After a one hour pause in the fighting, while the armies prepared for one final assault, massed Confederate artillery knocked out Federal artillery commanded by Captain James B. Ricketts, who would be shot four times and then captured. While the Union guns were disabled, a fierce infantry fight took place around them. During the final infantry push, Beauregard’s troops were joined by troops under Jubal Early, Arnold Elzey and J.E.B. Stuart, tipping the balance in favor of the Confederates. They pushed the Union troops from the field, past wealthy Washington D.C. citizens and politicians who had come out to see the “show.” With the roads leading east clogged, the retreat turned ugly with many buggies and wagons overturned as the troops tried to get to the safety of the Washington D.C. defenses.
Campaign: First Manassas
Outcome: Confederate Victory
Union: 2,896 (killed, wounded or missing/captured)
Confederate: 1,982 (killed, wounded or missing/captured)
While the losses were not large, compared to later battles, citizens of the North and South were ill prepared for the long casualty lists. The country was baptized in fire and realized this war would not be won in one quick battle. The north realized that the resolve of the south could overshadow their lack of manufacturing and technology. The south became bold and believed that their armies could defeat any army thrown at them from the north. In its aftermath, the loss at Bull Run, and subsequent retreat, made Lincoln’s administration realize that the army, soon to be called the Army of the Potomac, needed a professional commander that could bring organization to the battered soldiers. Fresh off a win against rebel forces, in what now is West Virginia, against his future nemesis Robert E. Lee, Lincoln tapped the “young Napoleon,” George B. McClellan to lead the reformation of his army. Writing his wife, shortly after his promotion to command the Army of the Potomac, McClellan stated, “…I seem to have become the power of the land.” While overly confident in his abilities, McClellan did significantly improve the moral of his troops and they came to love him. However, he will always be known as having what Lincoln called, “the slows.”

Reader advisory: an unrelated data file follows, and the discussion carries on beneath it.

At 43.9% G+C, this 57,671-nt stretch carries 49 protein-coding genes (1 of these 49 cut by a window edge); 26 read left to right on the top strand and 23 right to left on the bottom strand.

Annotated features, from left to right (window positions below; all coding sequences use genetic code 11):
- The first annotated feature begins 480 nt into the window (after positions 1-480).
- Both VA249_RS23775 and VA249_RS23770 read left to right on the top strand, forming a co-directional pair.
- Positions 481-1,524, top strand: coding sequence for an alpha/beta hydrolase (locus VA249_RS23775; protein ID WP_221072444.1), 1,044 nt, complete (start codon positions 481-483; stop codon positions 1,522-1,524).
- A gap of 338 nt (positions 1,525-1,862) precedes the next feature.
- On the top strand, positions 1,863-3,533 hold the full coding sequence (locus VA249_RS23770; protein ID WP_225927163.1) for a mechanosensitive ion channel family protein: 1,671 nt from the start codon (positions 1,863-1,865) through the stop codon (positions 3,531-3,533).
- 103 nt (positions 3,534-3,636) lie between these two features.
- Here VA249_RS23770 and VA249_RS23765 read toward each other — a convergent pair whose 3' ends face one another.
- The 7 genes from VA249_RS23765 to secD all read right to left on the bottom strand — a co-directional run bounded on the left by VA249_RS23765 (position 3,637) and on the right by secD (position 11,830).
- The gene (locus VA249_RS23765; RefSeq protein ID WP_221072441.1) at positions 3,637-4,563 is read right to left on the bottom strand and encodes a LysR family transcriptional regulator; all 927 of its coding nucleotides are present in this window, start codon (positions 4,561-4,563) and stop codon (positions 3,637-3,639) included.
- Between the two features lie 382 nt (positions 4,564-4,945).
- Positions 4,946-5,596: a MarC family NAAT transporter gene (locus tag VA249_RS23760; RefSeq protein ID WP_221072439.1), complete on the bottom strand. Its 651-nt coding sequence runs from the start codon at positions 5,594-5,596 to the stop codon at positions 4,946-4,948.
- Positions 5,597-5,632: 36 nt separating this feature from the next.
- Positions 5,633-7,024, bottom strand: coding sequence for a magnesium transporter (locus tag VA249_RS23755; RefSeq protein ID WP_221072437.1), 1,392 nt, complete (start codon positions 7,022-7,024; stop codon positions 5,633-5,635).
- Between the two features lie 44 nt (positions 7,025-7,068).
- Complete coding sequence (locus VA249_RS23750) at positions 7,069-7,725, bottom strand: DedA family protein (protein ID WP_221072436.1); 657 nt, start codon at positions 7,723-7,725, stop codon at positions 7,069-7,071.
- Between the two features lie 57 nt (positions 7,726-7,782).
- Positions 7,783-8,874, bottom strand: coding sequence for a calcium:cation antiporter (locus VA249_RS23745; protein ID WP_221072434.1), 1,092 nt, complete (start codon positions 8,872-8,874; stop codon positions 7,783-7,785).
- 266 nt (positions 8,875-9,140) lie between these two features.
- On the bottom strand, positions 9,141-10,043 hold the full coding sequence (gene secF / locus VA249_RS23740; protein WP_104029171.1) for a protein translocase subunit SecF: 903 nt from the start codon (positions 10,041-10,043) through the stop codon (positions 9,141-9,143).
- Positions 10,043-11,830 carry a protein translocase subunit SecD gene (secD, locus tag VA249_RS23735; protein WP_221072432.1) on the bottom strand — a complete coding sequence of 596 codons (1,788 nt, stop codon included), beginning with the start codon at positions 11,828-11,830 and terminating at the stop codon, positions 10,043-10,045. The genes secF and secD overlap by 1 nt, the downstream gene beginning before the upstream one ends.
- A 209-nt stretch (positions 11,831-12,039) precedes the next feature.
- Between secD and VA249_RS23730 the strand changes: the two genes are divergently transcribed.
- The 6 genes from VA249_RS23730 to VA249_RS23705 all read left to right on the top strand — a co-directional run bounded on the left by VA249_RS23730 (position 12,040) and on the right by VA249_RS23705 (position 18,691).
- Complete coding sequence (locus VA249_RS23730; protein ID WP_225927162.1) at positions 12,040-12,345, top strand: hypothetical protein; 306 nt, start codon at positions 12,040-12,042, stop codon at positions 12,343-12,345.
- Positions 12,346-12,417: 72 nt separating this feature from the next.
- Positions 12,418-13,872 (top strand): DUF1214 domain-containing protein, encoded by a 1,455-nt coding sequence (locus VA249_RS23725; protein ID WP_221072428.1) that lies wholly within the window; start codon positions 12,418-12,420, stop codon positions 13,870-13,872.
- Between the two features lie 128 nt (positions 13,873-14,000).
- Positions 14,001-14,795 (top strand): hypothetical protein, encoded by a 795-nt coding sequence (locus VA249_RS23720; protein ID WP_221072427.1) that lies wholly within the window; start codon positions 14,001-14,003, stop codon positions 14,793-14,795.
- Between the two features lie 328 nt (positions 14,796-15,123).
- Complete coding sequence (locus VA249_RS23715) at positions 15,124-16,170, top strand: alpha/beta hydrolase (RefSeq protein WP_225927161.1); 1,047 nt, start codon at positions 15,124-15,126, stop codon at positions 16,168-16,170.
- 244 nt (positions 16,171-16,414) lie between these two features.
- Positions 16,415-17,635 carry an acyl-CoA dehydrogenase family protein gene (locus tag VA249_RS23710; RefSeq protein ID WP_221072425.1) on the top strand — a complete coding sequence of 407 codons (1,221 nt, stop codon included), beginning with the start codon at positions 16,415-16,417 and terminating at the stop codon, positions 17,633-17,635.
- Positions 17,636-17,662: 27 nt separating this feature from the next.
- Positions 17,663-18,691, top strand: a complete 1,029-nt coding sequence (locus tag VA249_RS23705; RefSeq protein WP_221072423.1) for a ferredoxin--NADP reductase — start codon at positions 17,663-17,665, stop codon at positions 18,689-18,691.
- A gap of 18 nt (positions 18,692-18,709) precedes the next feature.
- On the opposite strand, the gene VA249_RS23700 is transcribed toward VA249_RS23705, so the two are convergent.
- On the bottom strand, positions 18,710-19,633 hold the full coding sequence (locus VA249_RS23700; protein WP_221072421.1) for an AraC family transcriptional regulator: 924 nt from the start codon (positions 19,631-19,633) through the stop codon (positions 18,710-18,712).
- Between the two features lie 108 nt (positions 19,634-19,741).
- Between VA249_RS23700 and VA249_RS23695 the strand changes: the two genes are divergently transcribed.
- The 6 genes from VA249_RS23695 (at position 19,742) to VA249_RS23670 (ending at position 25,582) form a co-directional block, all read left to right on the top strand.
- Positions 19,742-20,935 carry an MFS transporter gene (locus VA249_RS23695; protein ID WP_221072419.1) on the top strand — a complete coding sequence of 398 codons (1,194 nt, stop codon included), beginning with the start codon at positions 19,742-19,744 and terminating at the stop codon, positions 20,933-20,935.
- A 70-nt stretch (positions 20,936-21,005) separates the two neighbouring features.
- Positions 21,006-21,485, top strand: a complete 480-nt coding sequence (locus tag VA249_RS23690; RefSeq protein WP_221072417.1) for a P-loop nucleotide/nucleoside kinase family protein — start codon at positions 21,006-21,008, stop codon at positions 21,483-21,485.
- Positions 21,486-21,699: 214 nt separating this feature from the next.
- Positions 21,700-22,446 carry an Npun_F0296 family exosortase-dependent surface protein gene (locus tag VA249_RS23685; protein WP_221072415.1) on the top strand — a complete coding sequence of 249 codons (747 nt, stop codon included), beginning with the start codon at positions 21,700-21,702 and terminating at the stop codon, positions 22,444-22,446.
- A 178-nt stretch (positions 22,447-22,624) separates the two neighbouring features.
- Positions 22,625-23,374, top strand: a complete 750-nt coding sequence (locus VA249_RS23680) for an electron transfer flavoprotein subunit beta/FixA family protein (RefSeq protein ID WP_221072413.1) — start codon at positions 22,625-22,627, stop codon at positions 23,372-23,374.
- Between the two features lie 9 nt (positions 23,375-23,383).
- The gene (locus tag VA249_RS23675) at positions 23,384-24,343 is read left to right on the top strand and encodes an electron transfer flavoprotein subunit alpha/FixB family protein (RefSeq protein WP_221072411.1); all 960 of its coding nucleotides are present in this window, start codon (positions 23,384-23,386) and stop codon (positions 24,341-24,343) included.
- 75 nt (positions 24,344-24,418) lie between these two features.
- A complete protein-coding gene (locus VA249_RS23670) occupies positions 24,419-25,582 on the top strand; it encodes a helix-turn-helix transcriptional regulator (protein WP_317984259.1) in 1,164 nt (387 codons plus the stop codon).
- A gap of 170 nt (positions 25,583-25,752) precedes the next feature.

In the south, the Confederacy continued to build its army, soon to be called the Army of Northern Virginia. Joseph Johnston, would command this army, protecting Richmond, until McClellan would be pushed into action, during the spring of 1862, in what would become the Peninsula campaign. Johnston would be severely injured in this campaign, at Seven Pines, and Robert E. Lee would push McClellan from the “Gates of Richmond” and the peninsula in the Seven Days battles. By then, it was known throughout the north, and the south, that the war would rage for years.
(i) Eicher, David J., The Longest Night, published by Simon & Schuster, September 2001, Pg. 79.